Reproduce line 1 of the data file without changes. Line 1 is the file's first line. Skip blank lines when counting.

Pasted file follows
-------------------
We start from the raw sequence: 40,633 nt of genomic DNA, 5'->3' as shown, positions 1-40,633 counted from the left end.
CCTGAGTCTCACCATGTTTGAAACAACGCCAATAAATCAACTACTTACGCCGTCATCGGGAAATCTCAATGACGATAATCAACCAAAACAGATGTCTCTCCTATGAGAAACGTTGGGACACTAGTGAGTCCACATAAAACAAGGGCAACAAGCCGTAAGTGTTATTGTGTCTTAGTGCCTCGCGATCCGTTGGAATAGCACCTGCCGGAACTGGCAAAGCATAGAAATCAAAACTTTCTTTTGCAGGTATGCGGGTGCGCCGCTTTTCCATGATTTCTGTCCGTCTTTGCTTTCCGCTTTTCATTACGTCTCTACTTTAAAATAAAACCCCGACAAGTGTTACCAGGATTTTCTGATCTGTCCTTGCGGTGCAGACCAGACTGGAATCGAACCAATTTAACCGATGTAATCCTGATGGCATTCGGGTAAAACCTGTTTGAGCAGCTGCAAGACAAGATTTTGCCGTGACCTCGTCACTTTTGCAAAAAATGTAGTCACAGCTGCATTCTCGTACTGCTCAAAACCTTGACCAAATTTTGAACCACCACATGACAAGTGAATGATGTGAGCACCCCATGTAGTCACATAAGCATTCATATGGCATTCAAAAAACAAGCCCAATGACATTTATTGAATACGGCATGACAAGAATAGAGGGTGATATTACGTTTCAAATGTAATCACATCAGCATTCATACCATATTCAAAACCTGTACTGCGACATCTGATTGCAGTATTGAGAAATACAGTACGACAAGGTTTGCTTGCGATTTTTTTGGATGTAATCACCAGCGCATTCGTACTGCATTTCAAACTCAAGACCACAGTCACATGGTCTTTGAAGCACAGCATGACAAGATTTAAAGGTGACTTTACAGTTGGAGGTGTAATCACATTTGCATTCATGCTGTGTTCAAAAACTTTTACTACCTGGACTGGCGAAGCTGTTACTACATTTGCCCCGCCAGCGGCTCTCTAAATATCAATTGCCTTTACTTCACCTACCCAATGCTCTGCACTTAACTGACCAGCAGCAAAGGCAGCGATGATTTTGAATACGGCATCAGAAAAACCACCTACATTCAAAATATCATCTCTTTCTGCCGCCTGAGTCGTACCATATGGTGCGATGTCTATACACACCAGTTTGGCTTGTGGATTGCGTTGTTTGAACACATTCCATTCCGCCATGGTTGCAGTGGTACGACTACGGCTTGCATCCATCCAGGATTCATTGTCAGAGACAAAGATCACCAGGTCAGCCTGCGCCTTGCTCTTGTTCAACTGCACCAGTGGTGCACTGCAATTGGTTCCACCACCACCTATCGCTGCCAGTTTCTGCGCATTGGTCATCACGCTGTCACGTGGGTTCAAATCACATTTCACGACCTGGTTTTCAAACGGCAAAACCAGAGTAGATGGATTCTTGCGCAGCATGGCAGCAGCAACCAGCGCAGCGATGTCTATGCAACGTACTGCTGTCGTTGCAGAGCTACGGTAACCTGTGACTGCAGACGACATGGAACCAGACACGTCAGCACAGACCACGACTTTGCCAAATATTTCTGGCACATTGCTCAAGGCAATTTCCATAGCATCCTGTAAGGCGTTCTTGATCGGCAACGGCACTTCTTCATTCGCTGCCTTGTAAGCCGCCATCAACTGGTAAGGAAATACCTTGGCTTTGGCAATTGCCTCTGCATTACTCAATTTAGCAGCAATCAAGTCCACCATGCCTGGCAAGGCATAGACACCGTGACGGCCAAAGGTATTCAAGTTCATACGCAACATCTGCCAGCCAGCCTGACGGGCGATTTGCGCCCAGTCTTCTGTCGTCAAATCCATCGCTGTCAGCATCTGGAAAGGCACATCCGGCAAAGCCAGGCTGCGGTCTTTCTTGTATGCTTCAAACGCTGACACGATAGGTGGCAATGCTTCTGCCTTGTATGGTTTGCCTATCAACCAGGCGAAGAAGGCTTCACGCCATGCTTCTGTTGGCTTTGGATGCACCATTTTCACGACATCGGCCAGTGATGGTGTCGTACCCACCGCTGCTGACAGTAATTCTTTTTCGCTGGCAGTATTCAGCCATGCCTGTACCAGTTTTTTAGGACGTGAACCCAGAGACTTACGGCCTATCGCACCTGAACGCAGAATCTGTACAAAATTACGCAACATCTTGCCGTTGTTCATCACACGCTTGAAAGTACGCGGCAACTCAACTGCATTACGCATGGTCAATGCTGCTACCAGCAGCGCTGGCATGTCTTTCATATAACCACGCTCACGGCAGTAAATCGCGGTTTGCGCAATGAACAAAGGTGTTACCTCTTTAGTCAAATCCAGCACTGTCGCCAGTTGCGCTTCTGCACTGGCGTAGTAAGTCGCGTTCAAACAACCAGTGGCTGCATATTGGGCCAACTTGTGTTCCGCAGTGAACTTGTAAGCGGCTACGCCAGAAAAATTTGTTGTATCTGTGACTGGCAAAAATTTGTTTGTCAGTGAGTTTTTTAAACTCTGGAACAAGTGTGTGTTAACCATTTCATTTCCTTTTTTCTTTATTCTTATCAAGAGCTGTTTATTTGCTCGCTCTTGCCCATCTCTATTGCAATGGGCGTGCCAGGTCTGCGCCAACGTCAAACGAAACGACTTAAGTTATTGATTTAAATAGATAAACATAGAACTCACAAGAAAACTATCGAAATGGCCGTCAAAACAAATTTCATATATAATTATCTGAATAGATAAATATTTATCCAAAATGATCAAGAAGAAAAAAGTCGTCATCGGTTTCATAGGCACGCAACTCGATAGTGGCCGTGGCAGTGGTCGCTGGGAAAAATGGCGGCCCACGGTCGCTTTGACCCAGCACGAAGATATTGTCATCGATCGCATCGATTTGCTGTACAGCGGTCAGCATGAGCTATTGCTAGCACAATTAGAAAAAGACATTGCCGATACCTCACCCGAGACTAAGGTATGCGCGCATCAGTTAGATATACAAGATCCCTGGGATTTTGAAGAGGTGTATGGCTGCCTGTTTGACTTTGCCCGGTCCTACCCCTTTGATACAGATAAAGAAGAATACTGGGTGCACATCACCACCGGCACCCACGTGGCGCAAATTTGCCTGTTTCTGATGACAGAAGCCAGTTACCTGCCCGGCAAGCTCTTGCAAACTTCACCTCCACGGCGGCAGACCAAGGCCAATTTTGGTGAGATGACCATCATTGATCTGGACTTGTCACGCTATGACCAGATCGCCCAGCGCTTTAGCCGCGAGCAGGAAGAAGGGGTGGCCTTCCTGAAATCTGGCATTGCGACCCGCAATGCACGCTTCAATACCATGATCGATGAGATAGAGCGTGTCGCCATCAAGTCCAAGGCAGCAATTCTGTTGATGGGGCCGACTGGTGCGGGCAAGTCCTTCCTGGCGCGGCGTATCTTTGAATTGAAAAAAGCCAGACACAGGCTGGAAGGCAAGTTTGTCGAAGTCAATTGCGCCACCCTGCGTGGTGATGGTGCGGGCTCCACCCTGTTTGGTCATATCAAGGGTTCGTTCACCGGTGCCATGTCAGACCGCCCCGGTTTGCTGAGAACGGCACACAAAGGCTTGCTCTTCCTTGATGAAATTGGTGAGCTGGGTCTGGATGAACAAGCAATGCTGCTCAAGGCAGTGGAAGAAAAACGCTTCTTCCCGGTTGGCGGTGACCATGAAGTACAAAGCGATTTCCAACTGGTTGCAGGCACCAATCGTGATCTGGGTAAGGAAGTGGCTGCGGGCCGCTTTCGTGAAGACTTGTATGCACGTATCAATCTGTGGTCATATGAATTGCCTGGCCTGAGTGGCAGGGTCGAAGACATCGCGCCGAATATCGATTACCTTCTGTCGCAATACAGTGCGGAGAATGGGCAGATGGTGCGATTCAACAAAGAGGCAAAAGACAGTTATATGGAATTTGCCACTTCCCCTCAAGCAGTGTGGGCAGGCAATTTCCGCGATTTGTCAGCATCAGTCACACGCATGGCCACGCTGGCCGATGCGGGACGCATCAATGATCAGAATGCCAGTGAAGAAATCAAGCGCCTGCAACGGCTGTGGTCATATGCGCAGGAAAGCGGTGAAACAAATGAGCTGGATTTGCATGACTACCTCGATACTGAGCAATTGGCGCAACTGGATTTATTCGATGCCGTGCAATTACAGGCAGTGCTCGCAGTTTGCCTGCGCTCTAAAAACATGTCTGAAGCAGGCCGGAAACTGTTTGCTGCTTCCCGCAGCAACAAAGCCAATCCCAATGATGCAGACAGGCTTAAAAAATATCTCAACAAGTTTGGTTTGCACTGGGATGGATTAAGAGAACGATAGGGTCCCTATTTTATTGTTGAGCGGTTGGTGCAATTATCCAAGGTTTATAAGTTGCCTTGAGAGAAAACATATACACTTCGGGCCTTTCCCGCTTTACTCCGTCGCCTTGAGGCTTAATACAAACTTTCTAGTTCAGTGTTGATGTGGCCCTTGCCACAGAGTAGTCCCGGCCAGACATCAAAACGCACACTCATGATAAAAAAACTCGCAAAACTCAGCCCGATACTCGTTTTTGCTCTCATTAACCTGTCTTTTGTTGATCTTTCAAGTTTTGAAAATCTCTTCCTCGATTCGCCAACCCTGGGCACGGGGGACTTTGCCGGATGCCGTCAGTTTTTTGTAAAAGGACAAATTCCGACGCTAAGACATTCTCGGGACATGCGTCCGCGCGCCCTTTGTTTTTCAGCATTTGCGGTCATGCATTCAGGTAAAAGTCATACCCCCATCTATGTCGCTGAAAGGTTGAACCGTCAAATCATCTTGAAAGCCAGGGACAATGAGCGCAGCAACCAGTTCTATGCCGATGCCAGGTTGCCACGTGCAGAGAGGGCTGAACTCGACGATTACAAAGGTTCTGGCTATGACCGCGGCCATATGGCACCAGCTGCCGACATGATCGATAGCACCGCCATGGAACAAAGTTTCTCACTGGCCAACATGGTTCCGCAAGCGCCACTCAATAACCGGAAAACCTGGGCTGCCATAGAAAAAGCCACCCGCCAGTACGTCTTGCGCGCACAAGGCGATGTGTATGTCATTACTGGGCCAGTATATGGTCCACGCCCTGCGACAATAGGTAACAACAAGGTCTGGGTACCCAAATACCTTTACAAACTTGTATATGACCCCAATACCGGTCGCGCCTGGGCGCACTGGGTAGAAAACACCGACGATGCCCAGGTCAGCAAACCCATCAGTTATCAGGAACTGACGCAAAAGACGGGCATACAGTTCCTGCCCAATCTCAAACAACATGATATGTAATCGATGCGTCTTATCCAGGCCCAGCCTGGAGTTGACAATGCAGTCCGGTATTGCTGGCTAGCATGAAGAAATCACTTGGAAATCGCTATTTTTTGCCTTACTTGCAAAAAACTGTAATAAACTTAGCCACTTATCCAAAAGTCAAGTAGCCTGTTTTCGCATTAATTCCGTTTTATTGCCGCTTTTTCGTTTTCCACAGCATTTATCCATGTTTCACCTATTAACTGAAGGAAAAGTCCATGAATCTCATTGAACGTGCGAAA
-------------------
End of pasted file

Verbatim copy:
We start from the raw sequence: 40,633 nt of genomic DNA, 5'->3' as shown, positions 1-40,633 counted from the left end.